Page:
By Lyse McGilvery
It is fascinating to watch and listen to animals, especially birds and dogs. Do dogs and birds have an actual language where they communicate specific situations, or are they just barking and tweeting for the fun of it? All indications are that they do have a specific language, depending on tone, loudness, and inherent sense of urgency.
For example, when dogs bark less loudly and less shrilly, it’s as if they’re communicating an actual interference or possible danger to their neighborhood—i.e., an unfamiliar vehicle or dog or pedestrian walking within their comfort/protection zone. Sometimes, dogs, who are all inherently wolf, howl at the full moon, and the subsequent neighborhood dogs will follow/causes other neighboring members of the wolf pack to join in.
Many dog owners believe that dogs communicate with each other to know when the females are in heat and looking for a mate, or when there’s a natural disaster like an earthquake about to happen.
Forest rangers have documented certain animals responding to an upcoming earthquake when they digging deeper burrows or chipmunks and squirrels start hoarding extra acorns as if it were winter. Birds also appear to respond to imminent natural disasters. They not only communicate if danger is near, but according to my acquaintance Dallas/Tom, who was born and still lives in the SLV, they signal a sense of mourning. He witnessed the cry of a raven change significantly when a fellow raven died at the hands of an intruder.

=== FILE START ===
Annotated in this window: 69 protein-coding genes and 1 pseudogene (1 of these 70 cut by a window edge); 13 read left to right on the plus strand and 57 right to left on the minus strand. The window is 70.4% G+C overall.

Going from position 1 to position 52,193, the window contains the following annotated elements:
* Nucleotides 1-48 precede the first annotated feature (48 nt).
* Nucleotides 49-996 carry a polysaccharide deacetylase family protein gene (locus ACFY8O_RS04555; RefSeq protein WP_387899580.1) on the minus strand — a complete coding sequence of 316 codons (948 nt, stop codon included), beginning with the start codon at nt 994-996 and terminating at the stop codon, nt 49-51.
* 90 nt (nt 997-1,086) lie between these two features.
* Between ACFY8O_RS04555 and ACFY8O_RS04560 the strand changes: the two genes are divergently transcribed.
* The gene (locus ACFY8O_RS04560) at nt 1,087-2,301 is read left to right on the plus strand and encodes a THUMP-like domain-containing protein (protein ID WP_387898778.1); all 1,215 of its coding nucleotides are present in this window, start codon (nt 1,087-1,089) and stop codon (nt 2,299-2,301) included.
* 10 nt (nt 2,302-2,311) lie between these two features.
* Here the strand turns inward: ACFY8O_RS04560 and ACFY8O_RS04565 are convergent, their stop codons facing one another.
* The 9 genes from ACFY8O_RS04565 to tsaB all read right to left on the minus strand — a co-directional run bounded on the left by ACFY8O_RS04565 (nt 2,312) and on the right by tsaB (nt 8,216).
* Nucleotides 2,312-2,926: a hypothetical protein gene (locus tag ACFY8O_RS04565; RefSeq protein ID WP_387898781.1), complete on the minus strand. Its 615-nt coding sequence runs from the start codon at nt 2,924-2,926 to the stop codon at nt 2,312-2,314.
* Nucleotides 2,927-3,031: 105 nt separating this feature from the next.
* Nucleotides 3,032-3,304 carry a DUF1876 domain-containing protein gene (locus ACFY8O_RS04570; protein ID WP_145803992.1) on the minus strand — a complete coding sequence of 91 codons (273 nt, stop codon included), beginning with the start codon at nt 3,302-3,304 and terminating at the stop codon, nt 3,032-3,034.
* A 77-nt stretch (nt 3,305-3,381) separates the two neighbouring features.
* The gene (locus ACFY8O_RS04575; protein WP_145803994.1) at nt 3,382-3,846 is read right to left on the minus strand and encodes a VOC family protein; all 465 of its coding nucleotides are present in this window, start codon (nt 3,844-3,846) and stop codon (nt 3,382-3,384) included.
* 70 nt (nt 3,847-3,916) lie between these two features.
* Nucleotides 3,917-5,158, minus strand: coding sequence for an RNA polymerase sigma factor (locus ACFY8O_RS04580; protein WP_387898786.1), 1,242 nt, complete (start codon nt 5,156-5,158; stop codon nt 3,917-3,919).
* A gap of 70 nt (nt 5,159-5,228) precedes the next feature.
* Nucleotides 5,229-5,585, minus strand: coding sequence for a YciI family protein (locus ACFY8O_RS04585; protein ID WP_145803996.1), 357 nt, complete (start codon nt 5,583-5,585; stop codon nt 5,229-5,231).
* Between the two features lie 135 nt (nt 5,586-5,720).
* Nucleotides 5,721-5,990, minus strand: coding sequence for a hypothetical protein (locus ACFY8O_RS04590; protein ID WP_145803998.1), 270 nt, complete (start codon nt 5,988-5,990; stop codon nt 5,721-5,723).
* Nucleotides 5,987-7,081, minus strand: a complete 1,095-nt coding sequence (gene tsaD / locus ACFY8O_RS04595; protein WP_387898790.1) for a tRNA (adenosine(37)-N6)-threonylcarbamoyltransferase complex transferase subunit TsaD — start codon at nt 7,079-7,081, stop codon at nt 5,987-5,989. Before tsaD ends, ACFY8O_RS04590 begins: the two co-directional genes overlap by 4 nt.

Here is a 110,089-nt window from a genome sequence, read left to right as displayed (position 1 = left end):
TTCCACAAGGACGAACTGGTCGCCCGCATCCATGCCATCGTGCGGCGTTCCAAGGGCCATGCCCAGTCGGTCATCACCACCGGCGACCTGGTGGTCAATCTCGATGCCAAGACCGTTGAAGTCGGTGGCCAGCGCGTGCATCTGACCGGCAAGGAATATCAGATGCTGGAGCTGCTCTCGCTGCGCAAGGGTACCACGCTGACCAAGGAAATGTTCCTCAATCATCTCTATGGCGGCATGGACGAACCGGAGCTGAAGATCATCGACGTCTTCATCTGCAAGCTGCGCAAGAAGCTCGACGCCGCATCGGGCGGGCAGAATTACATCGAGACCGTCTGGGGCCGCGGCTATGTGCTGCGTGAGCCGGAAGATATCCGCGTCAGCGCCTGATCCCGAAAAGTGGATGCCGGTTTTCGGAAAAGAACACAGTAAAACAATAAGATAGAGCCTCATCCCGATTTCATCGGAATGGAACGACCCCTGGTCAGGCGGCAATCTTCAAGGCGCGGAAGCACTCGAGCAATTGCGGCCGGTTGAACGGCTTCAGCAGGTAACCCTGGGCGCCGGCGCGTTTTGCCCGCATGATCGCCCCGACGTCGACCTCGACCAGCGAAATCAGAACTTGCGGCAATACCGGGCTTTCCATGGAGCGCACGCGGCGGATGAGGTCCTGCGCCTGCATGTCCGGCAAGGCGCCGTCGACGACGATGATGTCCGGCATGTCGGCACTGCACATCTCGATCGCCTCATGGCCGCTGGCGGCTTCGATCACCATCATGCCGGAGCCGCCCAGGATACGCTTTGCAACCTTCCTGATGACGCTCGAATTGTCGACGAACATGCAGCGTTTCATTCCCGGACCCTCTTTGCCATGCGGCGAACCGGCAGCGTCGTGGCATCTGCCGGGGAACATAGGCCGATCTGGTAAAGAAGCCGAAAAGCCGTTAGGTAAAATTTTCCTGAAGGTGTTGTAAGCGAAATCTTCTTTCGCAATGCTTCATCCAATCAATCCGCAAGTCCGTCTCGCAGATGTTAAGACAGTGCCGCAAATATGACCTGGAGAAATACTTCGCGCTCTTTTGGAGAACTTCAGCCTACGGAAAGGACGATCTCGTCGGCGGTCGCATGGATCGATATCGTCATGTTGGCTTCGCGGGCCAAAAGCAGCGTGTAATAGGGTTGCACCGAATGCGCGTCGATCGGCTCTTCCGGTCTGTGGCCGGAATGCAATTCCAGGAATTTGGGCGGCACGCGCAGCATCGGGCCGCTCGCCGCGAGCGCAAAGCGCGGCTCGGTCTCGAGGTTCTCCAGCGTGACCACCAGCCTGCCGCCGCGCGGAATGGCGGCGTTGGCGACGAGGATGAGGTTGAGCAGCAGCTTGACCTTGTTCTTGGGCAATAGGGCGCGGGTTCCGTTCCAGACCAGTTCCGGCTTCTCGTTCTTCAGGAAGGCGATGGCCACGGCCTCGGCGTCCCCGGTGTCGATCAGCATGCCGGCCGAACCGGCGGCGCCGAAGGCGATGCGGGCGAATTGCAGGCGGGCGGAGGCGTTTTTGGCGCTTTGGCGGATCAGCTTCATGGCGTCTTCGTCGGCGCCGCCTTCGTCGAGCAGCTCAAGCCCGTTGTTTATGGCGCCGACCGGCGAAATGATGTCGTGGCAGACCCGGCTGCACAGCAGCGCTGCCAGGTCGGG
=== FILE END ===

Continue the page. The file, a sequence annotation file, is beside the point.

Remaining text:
Dogs clearly have better hearing than humans do, and I’ve found it astounding how my landlord’s dogs can recognize without a fault all the dozen cars that come onto our dirt road, plus all the cars owned by my landlord’s son. The dogs never err, signaling us vigorously if a stranger comes up the road, or behaving especially excitedly when my boyfriend’s van comes up, since he’s the one who always takes them for a walk at Highlands or Felton Covered Bridge Parks.
Birds also apparently communicate with a language understood by other birds, though it’s not sure if that language is universal or understood only by their own species. A possible example of this is that certain birds, like parrots, can replicate human voices and words. Another is the fact that during spring, the mating season for birds, male birds will elicit a certain song that acts like to a telephone number, and if the female is interested, she’ll respond with the same notes and go to his branch. Another male bird will sing different notes and hope to get lucky with a different female who responds to him and subsequently comes to his branch.
I only wish I could understand their “speech” as they do.